“Now that’s a proper introduction.”
Arrival comes out of the gate threatening to be the kind of film that you are going to have to watch a second, or third time, maybe even Google “what the hell just happened.” However, as Denis Villeneuve’s latest film rolls on, all questions are answered – and not in a Lost kind of way, where the film lies to you, and denies that it even asked any questions in the first place.
This is not to say that Arrival will not start conversations, in fact, it is the opposite – as seen by my need to write an entire piece on the film. After watching Villeneuve’s latest, I had man conversations with other unREEL writers about it, and came to a very defined conclusion: Arrival is smart, and will make you think, but it will not burden you once you get home.
While you may very well still be talking about Arrival as you drive home, rest assured that you will not accidentally run a stop sign as you argue with your passengers about what the hell you just watched.
While it would be bullish to say that Arrival is not a thinker, and that it does not challenge you as you watch Amy Adams and Jeremy Renner try and figure out why 12 alien space crafts have landed in 12 random locations on Earth, it is safe to say that Villeneuve does not toy with false endings, tricks or open-ended “What do YOU think happened?” endings – I am looking at you Inception.
This means that while, at one point or another, audiences may be asking themselves “WTF is happening” during this film, by the time the credits roll, Villeneuve has given you all of the information, all of the answers (unlike Enemy … which still bothers me. Damn you Villeneuve!)
What makes Arrival feel so good is the fact that Villeneuve and screenwriter Eric Heisserer are not trying to pull off a magic trick, which is to say, they are not trying to surprise the audience, at all. In fact, they set it up so that as we watch the events through the eyes of Louise Banks (Amy Adams,) we learn everything as she does. There are no moments where Louise sees something, or discovers something but it is hidden from us. In fact, there are a few moments where the audience may know a little more than Louise (because we know she is in a movie, and there HAS to be a twist coming.)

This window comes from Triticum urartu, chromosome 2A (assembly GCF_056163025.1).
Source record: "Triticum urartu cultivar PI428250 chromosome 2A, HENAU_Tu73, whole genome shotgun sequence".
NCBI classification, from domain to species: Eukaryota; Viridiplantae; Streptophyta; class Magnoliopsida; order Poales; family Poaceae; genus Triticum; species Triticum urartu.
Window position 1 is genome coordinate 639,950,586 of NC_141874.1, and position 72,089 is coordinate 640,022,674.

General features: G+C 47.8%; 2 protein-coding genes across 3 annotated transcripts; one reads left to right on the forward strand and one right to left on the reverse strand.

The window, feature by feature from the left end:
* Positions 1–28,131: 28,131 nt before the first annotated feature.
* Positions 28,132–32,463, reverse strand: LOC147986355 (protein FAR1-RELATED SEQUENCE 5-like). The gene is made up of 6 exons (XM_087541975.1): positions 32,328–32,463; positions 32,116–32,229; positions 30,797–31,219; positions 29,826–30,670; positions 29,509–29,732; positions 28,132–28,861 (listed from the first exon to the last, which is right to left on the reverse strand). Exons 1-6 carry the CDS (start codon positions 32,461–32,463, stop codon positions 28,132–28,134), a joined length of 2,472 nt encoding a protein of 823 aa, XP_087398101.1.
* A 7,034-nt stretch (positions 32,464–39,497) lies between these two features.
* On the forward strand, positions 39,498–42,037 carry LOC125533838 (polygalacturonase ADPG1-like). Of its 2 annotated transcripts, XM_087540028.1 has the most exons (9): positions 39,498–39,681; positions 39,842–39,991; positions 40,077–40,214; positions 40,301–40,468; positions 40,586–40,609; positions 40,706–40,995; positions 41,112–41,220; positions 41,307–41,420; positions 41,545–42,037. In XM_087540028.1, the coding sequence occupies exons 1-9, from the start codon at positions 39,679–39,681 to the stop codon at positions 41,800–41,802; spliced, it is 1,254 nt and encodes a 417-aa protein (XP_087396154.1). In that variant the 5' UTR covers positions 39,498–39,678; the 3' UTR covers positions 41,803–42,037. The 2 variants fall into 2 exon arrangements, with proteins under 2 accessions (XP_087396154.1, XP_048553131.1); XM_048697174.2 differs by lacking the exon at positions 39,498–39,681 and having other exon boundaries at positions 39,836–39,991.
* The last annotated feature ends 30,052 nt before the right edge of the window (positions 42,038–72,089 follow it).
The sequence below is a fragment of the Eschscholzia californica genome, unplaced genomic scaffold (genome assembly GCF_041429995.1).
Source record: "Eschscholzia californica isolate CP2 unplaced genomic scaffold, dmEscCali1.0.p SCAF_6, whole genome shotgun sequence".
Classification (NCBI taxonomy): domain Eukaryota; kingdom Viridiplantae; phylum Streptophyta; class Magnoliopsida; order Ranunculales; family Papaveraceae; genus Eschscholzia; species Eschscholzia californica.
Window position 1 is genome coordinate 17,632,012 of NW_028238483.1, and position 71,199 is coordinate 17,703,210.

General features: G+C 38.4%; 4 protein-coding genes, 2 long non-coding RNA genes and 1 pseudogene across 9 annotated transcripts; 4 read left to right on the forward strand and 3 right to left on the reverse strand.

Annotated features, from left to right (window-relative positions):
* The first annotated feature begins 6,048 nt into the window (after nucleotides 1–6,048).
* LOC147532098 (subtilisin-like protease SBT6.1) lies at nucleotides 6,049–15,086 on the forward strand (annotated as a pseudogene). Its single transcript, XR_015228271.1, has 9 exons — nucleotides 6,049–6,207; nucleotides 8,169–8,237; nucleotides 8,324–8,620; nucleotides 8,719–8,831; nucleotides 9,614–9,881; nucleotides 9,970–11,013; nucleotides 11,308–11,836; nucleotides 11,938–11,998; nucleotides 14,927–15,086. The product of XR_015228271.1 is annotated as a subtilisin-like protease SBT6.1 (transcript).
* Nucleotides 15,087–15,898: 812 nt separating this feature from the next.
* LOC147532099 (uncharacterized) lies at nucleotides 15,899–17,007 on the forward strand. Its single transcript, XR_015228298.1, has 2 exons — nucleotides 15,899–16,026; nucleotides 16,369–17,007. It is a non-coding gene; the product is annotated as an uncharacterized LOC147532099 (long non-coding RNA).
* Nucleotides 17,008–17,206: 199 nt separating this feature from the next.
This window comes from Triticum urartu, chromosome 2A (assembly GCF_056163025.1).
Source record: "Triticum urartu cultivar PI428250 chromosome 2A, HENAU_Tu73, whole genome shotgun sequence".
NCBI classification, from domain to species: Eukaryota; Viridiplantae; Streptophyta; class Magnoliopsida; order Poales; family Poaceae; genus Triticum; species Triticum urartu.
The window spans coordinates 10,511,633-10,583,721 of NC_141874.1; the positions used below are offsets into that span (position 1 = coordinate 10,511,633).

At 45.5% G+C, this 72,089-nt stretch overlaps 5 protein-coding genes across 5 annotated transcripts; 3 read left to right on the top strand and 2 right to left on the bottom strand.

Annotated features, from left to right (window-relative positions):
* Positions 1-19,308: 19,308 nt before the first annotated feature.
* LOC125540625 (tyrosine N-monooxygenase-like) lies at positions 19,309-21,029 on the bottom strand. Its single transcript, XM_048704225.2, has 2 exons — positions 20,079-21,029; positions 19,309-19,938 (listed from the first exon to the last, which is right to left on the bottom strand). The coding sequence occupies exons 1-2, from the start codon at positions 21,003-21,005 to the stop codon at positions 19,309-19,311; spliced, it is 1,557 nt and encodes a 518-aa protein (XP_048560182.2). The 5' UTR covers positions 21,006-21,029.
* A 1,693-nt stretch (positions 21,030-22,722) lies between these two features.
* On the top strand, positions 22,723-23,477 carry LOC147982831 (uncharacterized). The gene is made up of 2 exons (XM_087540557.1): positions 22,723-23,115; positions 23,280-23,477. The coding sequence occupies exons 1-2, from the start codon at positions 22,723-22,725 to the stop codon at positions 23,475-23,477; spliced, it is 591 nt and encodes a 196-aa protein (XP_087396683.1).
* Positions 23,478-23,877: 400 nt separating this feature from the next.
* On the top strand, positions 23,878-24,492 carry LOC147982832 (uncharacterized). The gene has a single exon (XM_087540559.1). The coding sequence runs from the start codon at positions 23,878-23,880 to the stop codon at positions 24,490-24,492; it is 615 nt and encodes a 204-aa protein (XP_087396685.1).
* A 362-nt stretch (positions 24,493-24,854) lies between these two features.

The beauty of this style (also done perfectly by Villeneuve in his 2015 film Sicario) is that we know he and the writer know all of the answers before hand, and are not making things up as they go. We know that any unanswered questions do have answers, they just are not part of the plot, so maybe are not on screen. It truly creates a a thinking film that doesn’t make you think all too much. Sure, you can sit there and guess what is going to happen at every turn, analyse every word or phrase, or you could just sit back and watch as everything unfolds in front of Louise, and ourselves.
Arrival is a very slow, very deliberate film, but one that is so utterly beautiful, if not draped with melancholy, both visually and story-wise. So much so, that I just had to write about it, rather than review it (it is reviewed here.)
Originally, I was going to try and come up with a list of other films that made you think, but gave you answers. But, after a discussion with some fellow unREEL writers about that turned into deep conversation just about Arrival, I thought this was best.
I had a good feeling I knew where Arrival was going right from the opening scene. I was wrong. But, when I gathered enough information that I was able to figure it out I was pleased with myself. However, when Louise gathers enough information and figures it out, I was filled with so much pleasure that I wasn’t going to have to turn to the person next to me and say, “So … ”
Arrival, from start to finish, gave me more pleasure watching a film than I have had since Take Shelter. And while it is easy to chalk it up as just another great film by Denis Villeneuve (that might be all he can do?), I think it has instead found itself in my favourite movies of all-time – well, maybe not, but at least 2016.